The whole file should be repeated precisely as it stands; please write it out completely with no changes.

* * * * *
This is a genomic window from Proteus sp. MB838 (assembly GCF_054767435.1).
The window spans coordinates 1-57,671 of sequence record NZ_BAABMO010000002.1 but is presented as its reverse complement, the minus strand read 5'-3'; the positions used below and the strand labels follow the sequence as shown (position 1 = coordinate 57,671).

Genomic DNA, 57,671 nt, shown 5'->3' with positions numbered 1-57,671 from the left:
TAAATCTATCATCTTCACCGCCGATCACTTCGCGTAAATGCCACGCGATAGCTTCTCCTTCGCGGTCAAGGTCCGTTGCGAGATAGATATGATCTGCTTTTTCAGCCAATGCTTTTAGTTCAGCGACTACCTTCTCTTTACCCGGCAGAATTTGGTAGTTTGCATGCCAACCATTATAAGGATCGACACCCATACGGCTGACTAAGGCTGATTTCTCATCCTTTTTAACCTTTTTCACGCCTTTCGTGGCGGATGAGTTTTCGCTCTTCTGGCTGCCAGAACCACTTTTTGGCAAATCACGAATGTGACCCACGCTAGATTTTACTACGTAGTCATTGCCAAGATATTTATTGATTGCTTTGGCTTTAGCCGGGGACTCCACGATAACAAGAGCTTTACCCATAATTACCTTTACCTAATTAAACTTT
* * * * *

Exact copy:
This is a genomic window from Proteus sp. MB838 (assembly GCF_054767435.1).
The window spans coordinates 1-57,671 of sequence record NZ_BAABMO010000002.1 but is presented as its reverse complement, the minus strand read 5'-3'; the positions used below and the strand labels follow the sequence as shown (position 1 = coordinate 57,671).

Genomic DNA, 57,671 nt, shown 5'->3' with positions numbered 1-57,671 from the left:
TAAATCTATCATCTTCACCGCCGATCACTTCGCGTAAATGCCACGCGATAGCTTCTCCTTCGCGGTCAAGGTCCGTTGCGAGATAGATATGATCTGCTTTTTCAGCCAATGCTTTTAGTTCAGCGACTACCTTCTCTTTACCCGGCAGAATTTGGTAGTTTGCATGCCAACCATTATAAGGATCGACACCCATACGGCTGACTAAGGCTGATTTCTCATCCTTTTTAACCTTTTTCACGCCTTTCGTGGCGGATGAGTTTTCGCTCTTCTGGCTGCCAGAACCACTTTTTGGCAAATCACGAATGTGACCCACGCTAGATTTTACTACGTAGTCATTGCCAAGATATTTATTGATTGCTTTGGCTTTAGCCGGGGACTCCACGATAACAAGAGCTTTACCCATAATTACCTTTACCTAATTAAACTTT